Targeted interventions can limit the number of children being killed, as well as their fall into gangsterism.
So says Dr Chris Jones from the unit for moral leadership in the faculty of theology at Stellenbosch University.
Reviewing crime statistics, Jones said more children are being killed in the Western Cape than in any other province in SA. In 2017 and 2018 alone, 279 children were murdered in the province, according to police statistics.
“One of the reason why the Western Cape has such a high number of child killings is because existing research and proven interventions are not being used as they should to develop and implement policies and strategies for violence prevention and response that will help bring an end to child murders,” said Jones.
Jones was part of a research committee comprising academics from Stellenbosch University, and University of Cape Town and the University of the Western Cape, that looked at primary drivers of child murders in the province and gaps in existing government services.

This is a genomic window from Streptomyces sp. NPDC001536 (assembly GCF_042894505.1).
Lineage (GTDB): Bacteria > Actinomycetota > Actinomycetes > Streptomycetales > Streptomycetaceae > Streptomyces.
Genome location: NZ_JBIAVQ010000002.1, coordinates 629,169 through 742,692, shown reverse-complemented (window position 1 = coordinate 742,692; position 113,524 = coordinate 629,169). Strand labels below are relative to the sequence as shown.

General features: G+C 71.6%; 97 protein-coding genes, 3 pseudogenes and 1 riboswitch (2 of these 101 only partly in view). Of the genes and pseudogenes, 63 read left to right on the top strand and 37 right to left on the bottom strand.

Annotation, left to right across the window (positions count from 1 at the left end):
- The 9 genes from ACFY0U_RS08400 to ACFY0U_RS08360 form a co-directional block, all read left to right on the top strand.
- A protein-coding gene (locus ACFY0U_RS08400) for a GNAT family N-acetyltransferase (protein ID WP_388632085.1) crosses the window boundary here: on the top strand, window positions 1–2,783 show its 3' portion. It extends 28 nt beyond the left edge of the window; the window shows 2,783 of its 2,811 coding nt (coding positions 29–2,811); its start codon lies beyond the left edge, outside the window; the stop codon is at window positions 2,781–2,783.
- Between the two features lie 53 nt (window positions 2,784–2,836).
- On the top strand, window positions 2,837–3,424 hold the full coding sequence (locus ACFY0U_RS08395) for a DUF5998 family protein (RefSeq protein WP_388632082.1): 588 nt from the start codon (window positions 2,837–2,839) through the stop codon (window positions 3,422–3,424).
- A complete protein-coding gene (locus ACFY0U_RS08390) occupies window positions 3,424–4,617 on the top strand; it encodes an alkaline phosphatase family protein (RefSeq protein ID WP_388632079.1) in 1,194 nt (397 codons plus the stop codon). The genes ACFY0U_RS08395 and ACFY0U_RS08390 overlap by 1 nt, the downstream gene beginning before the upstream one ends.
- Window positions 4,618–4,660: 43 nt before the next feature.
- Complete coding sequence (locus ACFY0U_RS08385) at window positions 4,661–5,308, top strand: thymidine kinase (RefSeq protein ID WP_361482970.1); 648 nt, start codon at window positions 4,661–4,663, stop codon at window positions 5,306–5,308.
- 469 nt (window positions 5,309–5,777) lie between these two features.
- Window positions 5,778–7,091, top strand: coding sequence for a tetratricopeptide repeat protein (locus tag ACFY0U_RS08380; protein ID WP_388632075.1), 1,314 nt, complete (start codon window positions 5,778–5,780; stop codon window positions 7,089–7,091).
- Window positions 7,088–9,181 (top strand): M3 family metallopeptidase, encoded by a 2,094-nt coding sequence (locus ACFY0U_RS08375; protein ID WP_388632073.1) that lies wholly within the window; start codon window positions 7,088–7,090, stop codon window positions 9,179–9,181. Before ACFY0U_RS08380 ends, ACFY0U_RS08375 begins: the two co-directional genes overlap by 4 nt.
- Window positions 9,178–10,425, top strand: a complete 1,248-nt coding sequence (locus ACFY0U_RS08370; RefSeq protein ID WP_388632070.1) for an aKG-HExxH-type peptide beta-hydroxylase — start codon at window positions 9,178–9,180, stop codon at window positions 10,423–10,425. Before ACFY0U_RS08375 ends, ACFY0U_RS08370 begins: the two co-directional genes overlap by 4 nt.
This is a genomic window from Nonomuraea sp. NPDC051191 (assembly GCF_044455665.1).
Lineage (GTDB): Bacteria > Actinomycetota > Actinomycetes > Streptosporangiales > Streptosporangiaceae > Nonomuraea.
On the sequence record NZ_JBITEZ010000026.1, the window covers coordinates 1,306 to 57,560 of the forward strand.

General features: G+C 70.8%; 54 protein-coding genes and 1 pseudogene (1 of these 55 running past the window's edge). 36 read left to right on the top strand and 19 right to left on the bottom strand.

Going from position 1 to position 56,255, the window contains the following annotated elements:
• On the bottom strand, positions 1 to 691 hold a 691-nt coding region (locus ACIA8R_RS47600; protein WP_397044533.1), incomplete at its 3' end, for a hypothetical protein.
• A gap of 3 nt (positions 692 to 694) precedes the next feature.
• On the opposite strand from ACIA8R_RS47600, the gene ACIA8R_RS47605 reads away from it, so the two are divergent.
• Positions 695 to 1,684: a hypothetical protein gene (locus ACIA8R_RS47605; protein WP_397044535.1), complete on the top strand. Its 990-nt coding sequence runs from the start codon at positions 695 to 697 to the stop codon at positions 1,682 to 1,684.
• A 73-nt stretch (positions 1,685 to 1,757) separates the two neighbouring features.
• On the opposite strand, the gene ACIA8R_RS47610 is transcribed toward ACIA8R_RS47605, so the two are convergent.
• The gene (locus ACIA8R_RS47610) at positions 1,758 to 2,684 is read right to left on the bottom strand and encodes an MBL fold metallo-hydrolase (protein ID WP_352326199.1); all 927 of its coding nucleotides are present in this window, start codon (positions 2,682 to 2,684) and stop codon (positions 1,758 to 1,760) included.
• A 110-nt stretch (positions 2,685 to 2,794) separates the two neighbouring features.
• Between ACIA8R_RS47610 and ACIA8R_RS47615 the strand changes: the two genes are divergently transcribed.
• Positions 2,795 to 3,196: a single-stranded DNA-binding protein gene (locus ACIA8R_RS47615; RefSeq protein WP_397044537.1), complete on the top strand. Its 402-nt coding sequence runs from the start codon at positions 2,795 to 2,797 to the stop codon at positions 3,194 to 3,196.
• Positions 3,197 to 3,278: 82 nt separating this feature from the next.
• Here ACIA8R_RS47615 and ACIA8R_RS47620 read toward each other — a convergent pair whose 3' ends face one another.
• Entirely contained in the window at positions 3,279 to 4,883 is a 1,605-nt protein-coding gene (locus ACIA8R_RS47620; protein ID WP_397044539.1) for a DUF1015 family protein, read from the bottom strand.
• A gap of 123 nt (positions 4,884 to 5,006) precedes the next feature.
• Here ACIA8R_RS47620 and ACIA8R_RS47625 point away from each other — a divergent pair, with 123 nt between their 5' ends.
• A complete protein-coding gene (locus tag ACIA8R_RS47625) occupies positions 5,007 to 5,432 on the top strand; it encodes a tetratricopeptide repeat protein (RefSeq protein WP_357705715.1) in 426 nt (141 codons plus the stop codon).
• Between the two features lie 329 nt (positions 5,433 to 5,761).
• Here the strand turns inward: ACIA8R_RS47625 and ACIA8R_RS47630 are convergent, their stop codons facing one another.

The committee was formed after the Cape Town-based Trauma Centre for Survivors of Violence and Torture approached the Western Cape government to look into the spate of child murders. The provincial government adopted the committee’s recommendations.
Looking at murders of children under one year of age and those aged between one and nine years old, and between 10 and 17 years old, Jones said in a recent article in the journal HTS Theological Studies that the committee found the majority of murders in the first category are committed by mothers through “baby-dumping” or inflicting fatal injuries.
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SOURCE: TMG DIGITAL